Variable products are subject to mortality and expense charges and administrative fees not typically found with other investments.

ANNUITY PAYOUT OPTIONS --  "Annuitization"   

With annuitization the issuing insurance carrier guarantees a payout for a stated period of time or for the life of the annuity owner, bearing all of the investment and longevity risk on the guaranteed payout — which means that the consumer is completely protected from these risks. 

Generally speaking, the two most common methods to receive cash payouts are the annuitization method and the systematic withdrawal schedule.  The other is taking a lump-sum payment.  The annuitization method gives you some guarantee of monthly income for a determined period.  Under the systematic withdrawal schedule, you have complete control over the timing of distributions but no protection against outliving annuity assets. 

Below are some different options you have with the annuitization method.   

Period Certain Option 
With this option the value of your annuity is paid out over a defined period of time of your choosing, such as 10, 15 or 20 years. Should you elect a 15-year period certain and die within the first 10 years, the contract is guaranteed to pay your beneficiary for the remaining five years. 

Life Only Option
The life option typically provides the highest payout because the monthly payment is calculated only on the life of the annuitant. This option provides an income stream for life, which is an effective hedge against outliving your retirement income.

Life with Guaranteed Term
Many people like the idea of income for life (which they get with the life option), but they are afraid to choose that option in case they die in the near future. The life-with-guaranteed-term option gives you an income stream for life (like the life option), so it pays you for as long as you live. But with this option, you can select a guaranteed period, such as a 10-year or a 20-year guaranteed term, for which your annuity is obligated to pay to your estate or beneficiaries the remainder of the payments for the time you have selected if you die before that guaranteed period is over. The guaranteed monthly payments will be less than "life only."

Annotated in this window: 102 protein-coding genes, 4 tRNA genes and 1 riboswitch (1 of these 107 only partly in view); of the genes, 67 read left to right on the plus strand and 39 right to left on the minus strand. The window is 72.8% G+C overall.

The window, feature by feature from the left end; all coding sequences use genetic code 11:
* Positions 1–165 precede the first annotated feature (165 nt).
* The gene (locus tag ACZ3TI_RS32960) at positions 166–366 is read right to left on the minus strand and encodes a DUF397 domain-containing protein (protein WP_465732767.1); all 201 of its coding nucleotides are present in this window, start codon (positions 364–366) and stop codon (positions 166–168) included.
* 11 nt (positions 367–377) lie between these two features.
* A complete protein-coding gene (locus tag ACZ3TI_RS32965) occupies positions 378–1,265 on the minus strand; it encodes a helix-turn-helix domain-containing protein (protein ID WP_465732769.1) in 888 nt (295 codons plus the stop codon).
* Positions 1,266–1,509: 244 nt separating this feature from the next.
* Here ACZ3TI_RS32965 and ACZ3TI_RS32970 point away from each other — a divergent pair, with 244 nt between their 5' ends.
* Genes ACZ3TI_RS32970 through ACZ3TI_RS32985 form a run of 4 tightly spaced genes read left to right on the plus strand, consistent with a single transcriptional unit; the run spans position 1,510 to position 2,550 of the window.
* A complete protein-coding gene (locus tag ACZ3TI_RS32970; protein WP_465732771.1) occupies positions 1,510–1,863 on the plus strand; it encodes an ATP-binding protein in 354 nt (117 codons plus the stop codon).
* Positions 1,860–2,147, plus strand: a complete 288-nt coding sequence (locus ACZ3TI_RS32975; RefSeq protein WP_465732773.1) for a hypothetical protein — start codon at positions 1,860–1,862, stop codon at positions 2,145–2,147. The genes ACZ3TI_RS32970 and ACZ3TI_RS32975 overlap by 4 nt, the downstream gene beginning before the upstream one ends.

Joint-Life Option
This common option allows you to continue the retirement income to your spouse upon your death. The monthly payment is lower than that of the life option because the calculation is based on the life expectancy of both the husband and wife. 


Income “Riders” can be attached to certain annuities (an additional cost may apply) providing you with a guaranteed income for life (similar to what annuitization provides), but without having to give up access to remaining principal.  

How Income Riders Work

The annuity has an accumulation value to determine the death benefit or annuitization.  The “Rider” adds a second value: the income value. 

The accumulation value works just as it always does on a fixed annuity. The annuity owner’s premium earns additional interest that is declared and guaranteed in advance or guaranteed through a calculation of the performance of an index (or indices), while at all times promising a minimum guaranteed interest.  The unique benefit of a fixed indexed annuity (FIA) is that it has a built-in inflation hedge because interest is calculated based on a formula tied to the designated index, e.g. S&P 500 (so you have an opportunity to earn higher interest than with the traditional fixed annuity) .  

With income riders, the income value is completely separate from the accumulation value. It typically grows at a fixed rate of interest, and when the retiree elects to start taking lifetime withdrawals, a payout factor is applied to the income value to determine the guaranteed annual withdrawal. If the accumulation value is higher than the income value when the policyholder decides to withdraw the income, then the accumulation value is used in the payout calculation instead. Once the amount of guaranteed withdrawal is calculated, the retiree may withdraw that amount from the annuity every year for life.

While taking these withdrawals, the retiree is provided with two very valuable guarantees.

  1. Although the annual withdrawals are deducted from the accumulation value, the additional interest (declared or indexed) continues to be credited to the accumulation value, and the retiree retains access to the remaining accumulation value at all times.
  2. Even if the annual withdrawals ultimately deplete the accumulation value, the issuing carrier must continue making the annual payments as long as the retiree lives.

Some annuity carriers even provide for the income to substantially increase in case the annuity owner is confined to a nursing home, further sheltering the annuity owner from risk. In addition, the annuity owner retains access to the annuity’s remaining value and continues to reap the benefits of interest credits to the annuity’s value.